Datagram sockets are message oriented. Unit of transfer is a single message. If the message size is too big, i.e. ‘length’ parameter of recvfrom is less than actual message length, then the message is silently truncated to ‘length’. Datagram sockets are also unreliable (messages may be lost, duplicated or received out of order) and connectionless, i.e. unlike SOCK_STREAM where one socket is connected to only one peer. Therefore sender has to specify recipient address everytime when sending data – sendto() syscall does that. Similarly, recvfrom() identifies sender to receiver. Having said that, connectionlessness comes with one qualificatoin mentioned below.

Connected datagram socket:

Stream sockets use connect() system call to connect to their peer, thus forming the one-to-one pairing mentioned above. It turns out, connect() can also be called on datagram socket. The effect is that kernel creates an association between caller and remote address specified in connect(). Then that socket can use write() or send() syscall, without specifying recipient address every time. At the same time, that socket will only
receive datagrams from the socket that it is connected to. Note that connectedness of datagram sockets is asymmetrical – the remote socket doesn’t have to be connected to local one which called connect().

Connection can be changed by calling connect again on the same datagram socket but with a different remote socket. To abolish the connection, specify address family of peer address argument of connect as AF_UNSPEC. However, abolishing of connection is Linux-specific only and thus not portable.

Paging in Linux on x86 – part 2

Our last post left the story of paging in Linux on x86 incomplete. Today we will cover that. This is a vast topic whose tentacles go far and wide into almost all aspects of the kernel. So we will cover only some interesting highlights. Our focus is on x86 without Physical Address Extension (PAE) enabled.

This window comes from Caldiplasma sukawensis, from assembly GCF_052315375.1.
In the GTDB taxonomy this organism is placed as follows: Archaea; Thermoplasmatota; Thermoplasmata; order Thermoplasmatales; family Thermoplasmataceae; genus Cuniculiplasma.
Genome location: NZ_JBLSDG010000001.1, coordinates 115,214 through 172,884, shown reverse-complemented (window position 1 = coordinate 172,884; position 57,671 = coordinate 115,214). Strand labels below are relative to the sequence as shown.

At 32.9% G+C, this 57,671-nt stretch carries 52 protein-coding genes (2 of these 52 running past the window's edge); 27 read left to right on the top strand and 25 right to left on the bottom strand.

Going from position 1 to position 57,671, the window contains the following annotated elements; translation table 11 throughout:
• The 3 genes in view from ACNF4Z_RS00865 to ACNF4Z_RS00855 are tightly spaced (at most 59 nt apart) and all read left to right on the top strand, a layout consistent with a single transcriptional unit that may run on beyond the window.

Data structures:

Although x86 uses two-level page tables, there are architectures which use three or four levels too. For example, x86 with Physical Address Extension (PAE) uses three page tables and the 64-bit x86_64 uses four page tables. Linux aims to cover all architecures and therefore uses four page tables. They are:

  • Page Global Directory
  • Page Upper Directory
  • Page Middle Directory
  • Page Table

This means, Linux divides virtual address into five parts – one for indexing into each of the tables above and one offset into the physical page frame. An entry in each of the tables above is a 32-bit unsigned int on x86 (without PAE). These data types are used to represent each of them respectively: pgd_t, pud_t, pmd_t and pte_t. There is also a set of helper macros and functions used to manipulate them.

On x86:

On x86, there are only two levels of page tables. Linux reconciles that with its four levels by nullifying the effect of PUD and PMD. It does this by keeping just one record in each of them. So practically, it is only using PGD and Page Table.

Kernel typically divides virtual address space into 3GB from 0x00000000 to 0xbfffffff for user space and 0xc0000000 to 0xffffffff for kernel space. In kernel code, the macro PAGE_OFFSET contains virtual address at which kernel starts, i.e. 0xc0000000 on a typical x86 set up.

Early on during boot, kernel learns size of RAM by querying BIOS. Then it scans physcial addresses to find those addresses which are unavailable. They can be:

  • addresses which are mapped with hardware devices’ I/O (memory-mapped I/O)
  • addresses pointing to page frames containing BIOS data